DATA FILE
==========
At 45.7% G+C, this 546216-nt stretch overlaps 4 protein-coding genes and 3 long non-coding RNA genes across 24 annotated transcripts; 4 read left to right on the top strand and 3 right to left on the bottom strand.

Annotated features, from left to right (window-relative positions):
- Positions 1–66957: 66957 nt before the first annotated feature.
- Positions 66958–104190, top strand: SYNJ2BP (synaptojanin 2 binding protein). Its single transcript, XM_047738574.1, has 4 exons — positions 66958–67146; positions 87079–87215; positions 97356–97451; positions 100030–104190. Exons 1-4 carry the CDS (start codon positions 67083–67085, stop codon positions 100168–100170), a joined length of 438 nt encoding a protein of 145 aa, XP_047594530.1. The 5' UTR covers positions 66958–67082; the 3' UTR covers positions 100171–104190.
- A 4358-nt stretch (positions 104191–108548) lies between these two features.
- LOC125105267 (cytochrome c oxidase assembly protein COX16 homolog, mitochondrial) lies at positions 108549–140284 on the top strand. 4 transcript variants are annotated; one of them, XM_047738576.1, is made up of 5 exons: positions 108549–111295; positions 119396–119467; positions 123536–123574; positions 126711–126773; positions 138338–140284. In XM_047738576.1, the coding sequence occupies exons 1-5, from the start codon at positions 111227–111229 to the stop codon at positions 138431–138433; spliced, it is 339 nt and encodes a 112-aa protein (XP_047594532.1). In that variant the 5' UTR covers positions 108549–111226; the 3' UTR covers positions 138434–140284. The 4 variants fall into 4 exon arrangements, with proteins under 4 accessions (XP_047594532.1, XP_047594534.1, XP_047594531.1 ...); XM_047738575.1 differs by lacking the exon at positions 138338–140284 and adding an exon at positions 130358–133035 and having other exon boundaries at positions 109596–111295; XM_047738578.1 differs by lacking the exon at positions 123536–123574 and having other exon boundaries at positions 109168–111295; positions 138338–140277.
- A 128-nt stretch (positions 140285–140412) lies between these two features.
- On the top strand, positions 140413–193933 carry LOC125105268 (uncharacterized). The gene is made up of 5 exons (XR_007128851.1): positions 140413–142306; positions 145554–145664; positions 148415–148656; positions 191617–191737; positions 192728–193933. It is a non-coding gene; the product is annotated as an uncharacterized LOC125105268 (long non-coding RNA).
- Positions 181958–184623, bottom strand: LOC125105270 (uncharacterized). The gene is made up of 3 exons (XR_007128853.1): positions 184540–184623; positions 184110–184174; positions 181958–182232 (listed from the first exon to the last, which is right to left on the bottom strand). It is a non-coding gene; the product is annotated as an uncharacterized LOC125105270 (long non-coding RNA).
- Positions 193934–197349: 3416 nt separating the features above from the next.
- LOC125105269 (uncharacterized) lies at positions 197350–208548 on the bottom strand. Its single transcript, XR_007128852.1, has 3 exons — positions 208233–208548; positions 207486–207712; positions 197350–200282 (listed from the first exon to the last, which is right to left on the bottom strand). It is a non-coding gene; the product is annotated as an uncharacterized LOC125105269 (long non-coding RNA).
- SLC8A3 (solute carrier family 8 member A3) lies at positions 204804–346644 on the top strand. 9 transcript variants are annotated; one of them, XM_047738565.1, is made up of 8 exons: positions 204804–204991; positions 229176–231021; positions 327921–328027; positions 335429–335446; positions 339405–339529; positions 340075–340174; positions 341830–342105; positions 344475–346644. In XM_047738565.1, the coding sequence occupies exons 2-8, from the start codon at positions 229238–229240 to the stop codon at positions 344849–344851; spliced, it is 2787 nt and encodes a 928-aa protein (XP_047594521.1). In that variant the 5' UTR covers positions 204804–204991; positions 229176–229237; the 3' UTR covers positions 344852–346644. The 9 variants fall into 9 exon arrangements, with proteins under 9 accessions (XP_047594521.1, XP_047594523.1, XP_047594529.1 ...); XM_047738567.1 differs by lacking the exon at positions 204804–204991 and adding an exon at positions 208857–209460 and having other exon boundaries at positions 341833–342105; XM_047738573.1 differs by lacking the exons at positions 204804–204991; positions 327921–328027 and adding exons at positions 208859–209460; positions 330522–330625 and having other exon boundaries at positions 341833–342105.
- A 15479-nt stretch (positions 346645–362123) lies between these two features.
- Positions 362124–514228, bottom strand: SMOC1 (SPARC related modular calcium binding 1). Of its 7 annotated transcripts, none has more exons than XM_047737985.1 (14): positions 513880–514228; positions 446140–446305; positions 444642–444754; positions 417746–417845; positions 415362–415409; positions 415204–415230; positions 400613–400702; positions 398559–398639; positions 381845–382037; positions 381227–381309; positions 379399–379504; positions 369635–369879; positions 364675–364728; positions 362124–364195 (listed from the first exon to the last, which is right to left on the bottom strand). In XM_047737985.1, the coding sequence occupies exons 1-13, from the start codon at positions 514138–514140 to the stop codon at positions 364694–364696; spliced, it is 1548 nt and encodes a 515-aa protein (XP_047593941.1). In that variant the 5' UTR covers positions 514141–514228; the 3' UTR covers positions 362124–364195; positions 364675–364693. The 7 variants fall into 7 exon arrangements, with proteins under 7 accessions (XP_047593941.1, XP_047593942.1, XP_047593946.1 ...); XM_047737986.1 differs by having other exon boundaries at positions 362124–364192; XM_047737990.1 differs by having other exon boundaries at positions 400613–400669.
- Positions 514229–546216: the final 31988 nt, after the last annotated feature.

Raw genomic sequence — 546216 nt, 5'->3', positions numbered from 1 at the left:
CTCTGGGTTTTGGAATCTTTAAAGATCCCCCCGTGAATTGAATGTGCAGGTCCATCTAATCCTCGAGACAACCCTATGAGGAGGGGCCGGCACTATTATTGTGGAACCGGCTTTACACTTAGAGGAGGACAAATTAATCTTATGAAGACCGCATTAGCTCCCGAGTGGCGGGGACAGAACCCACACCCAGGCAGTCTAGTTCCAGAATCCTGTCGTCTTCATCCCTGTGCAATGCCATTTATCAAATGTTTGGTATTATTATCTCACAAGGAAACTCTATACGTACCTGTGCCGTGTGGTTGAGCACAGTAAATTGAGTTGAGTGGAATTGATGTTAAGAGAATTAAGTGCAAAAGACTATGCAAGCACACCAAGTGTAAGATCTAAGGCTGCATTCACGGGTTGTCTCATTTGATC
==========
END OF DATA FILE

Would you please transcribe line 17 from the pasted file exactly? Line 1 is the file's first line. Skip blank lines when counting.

CTCTGGGTTTTGGAATCTTTAAAGATCCCCCCGTGAATTGAATGTGCAGGTCCATCTAATCCTCGAGACAACCCTATGAGGAGGGGCCGGCACTATTATTGTGGAACCGGCTTTACACTTAGAGGAGGACAAATTAATCTTATGAAGACCGCATTAGCTCCCGAGTGGCGGGGACAGAACCCACACCCAGGCAGTCTAGTTCCAGAATCCTGTCGTCTTCATCCCTGTGCAATGCCATTTATCAAATGTTTGGTATTATTATCTCACAAGGAAACTCTATACGTACCTGTGCCGTGTGGTTGAGCACAGTAAATTGAGTTGAGTGGAATTGATGTTAAGAGAATTAAGTGCAAAAGACTATGCAAGCACACCAAGTGTAAGATCTAAGGCTGCATTCACGGGTTGTCTCATTTGATC